Sun Yang is no longer invited to Olympic training

Chinas most celebrated swimmer has been unceremoniously dropped from participating in a training camp for Chinas Olympic squad.
Sun Yang, a three-time Olympic gold medalist, was handed an eight-year competition ban in February by the Court of Arbitration for Sport (CAS) for a drug test gone awry at his home in September 2018.
Despite this ruling, Sun was still invited to participate in a three-month training camp, from April to June, in his home province of Zhejiang, according to an official notice published by the Beijing Youth Daily on Wednesday.
After the notice went viral, the Chinese Swimming Association (CSA) declared that Suns invitation to Olympic training was actually void because of the competition ban which he is reportedly in the process of appealing.
Sun would have been one of the favorites to take home gold at the next Olympics. Now, unless his appeal succeeds or he is granted some kind of clemency, the 28-year-old swimmers career appears over.

The ban comes because of a drug test at Suns home in September 2018 that went very awry, ending with vials of the swimmers blood being smashed with a hammer by a security guard.

Sun maintains that the samples were smashed because the inspectors were unable to show proper identification papers. Hes shared a video of the inspectors signing a paper to this effect and says that the vials were only destroyed after the paper was signed.
One of the inspectors has stepped forward, anonymously, to Chinese state media, describing himself as a construction worker who didnt know the first thing about drug testing and had only come along as a favor for an old middle school classmate.
In the end, however, CAS was not persuaded by Suns arguments, stating:
The Athlete failed to establish that he had a compelling justification to destroy his sample collection containers and forego the doping control when, in his opinion, the collection protocol was not in compliance with the ISTI. As the Panel noted, it is one thing, having provided a blood sample, to question the accreditation of the testing personnel while keeping the intact samples in the possession of the testing authorities; it is quite another thing, after lengthy exchanges and warnings as to the consequences, to act in such a way that results in destroying the sample containers, thereby eliminating any chance of testing the sample at a later stage.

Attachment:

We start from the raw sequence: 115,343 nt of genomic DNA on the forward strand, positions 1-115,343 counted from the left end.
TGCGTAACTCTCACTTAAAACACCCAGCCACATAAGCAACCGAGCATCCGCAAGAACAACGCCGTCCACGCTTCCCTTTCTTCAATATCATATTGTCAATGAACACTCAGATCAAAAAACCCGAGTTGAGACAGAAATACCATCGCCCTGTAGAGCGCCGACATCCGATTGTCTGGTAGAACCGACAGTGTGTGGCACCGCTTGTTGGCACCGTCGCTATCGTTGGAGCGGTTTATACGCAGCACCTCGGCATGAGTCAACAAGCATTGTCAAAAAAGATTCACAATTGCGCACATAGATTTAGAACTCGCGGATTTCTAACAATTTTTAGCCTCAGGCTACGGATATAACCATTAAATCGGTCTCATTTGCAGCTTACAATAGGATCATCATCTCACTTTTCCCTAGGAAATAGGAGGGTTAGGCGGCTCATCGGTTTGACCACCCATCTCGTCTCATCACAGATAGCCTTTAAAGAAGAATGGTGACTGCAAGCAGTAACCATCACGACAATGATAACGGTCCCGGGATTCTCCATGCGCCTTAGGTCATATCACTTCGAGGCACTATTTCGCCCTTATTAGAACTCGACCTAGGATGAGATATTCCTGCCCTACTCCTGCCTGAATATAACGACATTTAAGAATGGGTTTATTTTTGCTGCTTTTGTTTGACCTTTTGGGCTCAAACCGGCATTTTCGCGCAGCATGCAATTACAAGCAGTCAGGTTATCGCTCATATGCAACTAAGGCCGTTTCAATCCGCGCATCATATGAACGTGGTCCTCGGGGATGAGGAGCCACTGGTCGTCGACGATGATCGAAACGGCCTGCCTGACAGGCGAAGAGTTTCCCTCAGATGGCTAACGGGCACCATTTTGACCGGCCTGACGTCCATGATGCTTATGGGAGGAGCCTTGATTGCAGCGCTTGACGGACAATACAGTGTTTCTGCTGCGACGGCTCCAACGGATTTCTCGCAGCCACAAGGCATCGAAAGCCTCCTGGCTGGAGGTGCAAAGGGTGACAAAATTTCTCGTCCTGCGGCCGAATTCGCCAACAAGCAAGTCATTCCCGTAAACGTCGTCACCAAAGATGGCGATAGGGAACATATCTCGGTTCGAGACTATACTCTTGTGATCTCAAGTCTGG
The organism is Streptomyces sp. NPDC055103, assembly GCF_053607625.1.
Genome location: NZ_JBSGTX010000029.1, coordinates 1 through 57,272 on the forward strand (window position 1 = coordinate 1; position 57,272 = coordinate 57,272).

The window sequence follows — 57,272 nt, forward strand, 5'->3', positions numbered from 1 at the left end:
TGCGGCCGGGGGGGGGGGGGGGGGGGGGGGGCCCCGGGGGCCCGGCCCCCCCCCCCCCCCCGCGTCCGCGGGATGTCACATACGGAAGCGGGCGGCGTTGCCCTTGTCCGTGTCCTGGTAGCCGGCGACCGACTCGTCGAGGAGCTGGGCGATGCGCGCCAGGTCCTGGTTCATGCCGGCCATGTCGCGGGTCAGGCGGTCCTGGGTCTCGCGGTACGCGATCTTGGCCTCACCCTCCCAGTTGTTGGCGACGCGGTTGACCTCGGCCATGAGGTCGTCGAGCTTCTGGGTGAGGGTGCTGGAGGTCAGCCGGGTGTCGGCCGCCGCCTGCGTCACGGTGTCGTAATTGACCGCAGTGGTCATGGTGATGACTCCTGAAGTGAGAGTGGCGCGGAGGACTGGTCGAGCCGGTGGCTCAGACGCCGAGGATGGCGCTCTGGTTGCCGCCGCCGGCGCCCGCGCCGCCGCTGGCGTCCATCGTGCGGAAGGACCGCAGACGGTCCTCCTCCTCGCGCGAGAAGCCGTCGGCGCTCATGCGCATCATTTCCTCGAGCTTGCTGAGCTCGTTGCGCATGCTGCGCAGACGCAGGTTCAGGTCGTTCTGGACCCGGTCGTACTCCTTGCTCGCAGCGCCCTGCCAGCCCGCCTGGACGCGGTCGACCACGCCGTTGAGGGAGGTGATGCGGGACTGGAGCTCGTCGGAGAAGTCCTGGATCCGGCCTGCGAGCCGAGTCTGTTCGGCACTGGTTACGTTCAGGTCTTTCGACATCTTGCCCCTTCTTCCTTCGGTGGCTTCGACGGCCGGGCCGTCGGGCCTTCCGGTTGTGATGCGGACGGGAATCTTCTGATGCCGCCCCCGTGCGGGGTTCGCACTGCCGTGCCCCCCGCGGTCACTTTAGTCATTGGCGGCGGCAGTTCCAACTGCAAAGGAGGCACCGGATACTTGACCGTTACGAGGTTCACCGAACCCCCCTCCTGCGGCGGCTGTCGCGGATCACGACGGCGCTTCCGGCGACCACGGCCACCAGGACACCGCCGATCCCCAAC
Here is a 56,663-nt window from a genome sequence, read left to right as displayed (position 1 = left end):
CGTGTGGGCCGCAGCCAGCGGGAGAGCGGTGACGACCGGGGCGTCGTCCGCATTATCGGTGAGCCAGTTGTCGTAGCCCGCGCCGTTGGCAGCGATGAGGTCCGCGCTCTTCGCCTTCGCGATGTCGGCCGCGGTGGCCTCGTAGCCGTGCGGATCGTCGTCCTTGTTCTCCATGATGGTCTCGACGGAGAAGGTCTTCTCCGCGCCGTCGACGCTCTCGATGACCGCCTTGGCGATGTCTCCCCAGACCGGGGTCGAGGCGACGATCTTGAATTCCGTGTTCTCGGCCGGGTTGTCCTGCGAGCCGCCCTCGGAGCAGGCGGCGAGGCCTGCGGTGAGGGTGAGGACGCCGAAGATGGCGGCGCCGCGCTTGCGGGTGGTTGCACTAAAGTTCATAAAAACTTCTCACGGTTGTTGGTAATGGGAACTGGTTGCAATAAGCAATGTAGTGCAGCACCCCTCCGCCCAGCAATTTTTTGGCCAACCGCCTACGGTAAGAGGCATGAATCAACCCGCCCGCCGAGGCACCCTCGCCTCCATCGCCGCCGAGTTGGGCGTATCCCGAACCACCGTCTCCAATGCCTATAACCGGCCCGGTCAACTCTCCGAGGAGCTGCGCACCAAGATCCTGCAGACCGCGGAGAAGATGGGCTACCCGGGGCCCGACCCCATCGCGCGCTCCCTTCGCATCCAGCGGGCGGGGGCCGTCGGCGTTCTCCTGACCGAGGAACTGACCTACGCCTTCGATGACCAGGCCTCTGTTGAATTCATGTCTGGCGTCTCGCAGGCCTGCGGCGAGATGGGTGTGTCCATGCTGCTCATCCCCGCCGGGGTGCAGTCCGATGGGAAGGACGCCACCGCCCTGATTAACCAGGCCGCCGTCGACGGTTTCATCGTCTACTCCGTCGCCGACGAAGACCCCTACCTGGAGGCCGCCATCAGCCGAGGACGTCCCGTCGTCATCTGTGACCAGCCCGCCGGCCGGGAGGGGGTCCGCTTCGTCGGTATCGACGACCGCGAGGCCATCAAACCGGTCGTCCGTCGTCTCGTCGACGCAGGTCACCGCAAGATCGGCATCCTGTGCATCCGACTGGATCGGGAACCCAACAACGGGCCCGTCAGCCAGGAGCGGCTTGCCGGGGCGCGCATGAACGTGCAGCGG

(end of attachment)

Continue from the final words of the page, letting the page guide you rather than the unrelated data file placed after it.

This is the second time that Sun has been suspended following a three-month sentence served in 2014 after he tested positive for a stimulant called trimetazidine.
The swimmer claimed that the stimulant had unknowingly got into his blood via a heart medication that he had been taking for years and was previously legal.
That suspension led to some serious drama during the 2016 Rio Olympics with Suns Australian rival Mack Horton calling him a drug cheat, leading to the entire country of China turning against Horton.
Yet more drama played out last year as Horton refused to join Sun on the medal stand at the World Aquatics Championship.
British swimmer Duncan Scott similarly snubbed Sun at another event, leading to Sun smirking and telling Scott, Youre a loser. Im a winner, yeah? as they walked off the stage.

Following the verdict in February, Sun protested his innocence on Weibo, vowing that he would appeal the decision.
Chinese netizens quickly rallied behind the swimmer, speculating that racism and jealousy of Chinas Olympic success was behind the judgment.
However, Sun has since disappeared from public view and hasnt posted anything on Weibo in more than a month.
In the meantime, some Weibo users have abandoned their faith in the swimming star, calling him Sun the Drug King.
I respect your achievements but I oppose your methods, writes one netizen.



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